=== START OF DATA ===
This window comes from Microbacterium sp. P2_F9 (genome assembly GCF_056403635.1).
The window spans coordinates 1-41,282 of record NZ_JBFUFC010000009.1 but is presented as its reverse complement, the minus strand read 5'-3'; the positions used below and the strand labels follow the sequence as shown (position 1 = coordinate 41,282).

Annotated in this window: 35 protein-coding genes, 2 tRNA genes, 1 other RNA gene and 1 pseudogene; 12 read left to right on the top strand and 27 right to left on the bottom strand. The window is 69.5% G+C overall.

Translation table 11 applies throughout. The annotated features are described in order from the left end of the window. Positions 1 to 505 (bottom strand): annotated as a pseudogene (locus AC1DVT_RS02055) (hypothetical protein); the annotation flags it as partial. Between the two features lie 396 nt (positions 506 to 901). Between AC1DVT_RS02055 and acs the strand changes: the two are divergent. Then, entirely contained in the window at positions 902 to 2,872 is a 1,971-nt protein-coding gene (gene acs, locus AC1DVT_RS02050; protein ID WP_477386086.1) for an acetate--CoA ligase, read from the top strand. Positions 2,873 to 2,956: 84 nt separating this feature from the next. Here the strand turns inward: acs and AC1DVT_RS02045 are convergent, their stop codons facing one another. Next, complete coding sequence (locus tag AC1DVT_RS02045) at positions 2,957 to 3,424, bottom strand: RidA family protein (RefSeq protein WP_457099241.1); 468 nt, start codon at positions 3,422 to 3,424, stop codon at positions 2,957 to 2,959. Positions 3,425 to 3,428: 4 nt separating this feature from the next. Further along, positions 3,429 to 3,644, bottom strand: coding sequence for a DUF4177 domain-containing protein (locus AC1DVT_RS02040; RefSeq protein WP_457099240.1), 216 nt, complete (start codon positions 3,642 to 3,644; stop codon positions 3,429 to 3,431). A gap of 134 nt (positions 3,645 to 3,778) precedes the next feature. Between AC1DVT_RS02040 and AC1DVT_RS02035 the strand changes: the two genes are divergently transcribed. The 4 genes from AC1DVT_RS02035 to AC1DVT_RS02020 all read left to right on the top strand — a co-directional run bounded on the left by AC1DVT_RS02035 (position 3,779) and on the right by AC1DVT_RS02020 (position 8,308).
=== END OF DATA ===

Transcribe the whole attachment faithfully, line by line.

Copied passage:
This window comes from Microbacterium sp. P2_F9 (genome assembly GCF_056403635.1).
The window spans coordinates 1-41,282 of record NZ_JBFUFC010000009.1 but is presented as its reverse complement, the minus strand read 5'-3'; the positions used below and the strand labels follow the sequence as shown (position 1 = coordinate 41,282).

Annotated in this window: 35 protein-coding genes, 2 tRNA genes, 1 other RNA gene and 1 pseudogene; 12 read left to right on the top strand and 27 right to left on the bottom strand. The window is 69.5% G+C overall.

Translation table 11 applies throughout. The annotated features are described in order from the left end of the window. Positions 1 to 505 (bottom strand): annotated as a pseudogene (locus AC1DVT_RS02055) (hypothetical protein); the annotation flags it as partial. Between the two features lie 396 nt (positions 506 to 901). Between AC1DVT_RS02055 and acs the strand changes: the two are divergent. Then, entirely contained in the window at positions 902 to 2,872 is a 1,971-nt protein-coding gene (gene acs, locus AC1DVT_RS02050; protein ID WP_477386086.1) for an acetate--CoA ligase, read from the top strand. Positions 2,873 to 2,956: 84 nt separating this feature from the next. Here the strand turns inward: acs and AC1DVT_RS02045 are convergent, their stop codons facing one another. Next, complete coding sequence (locus tag AC1DVT_RS02045) at positions 2,957 to 3,424, bottom strand: RidA family protein (RefSeq protein WP_457099241.1); 468 nt, start codon at positions 3,422 to 3,424, stop codon at positions 2,957 to 2,959. Positions 3,425 to 3,428: 4 nt separating this feature from the next. Further along, positions 3,429 to 3,644, bottom strand: coding sequence for a DUF4177 domain-containing protein (locus AC1DVT_RS02040; RefSeq protein WP_457099240.1), 216 nt, complete (start codon positions 3,642 to 3,644; stop codon positions 3,429 to 3,431). A gap of 134 nt (positions 3,645 to 3,778) precedes the next feature. Between AC1DVT_RS02040 and AC1DVT_RS02035 the strand changes: the two genes are divergently transcribed. The 4 genes from AC1DVT_RS02035 to AC1DVT_RS02020 all read left to right on the top strand — a co-directional run bounded on the left by AC1DVT_RS02035 (position 3,779) and on the right by AC1DVT_RS02020 (position 8,308).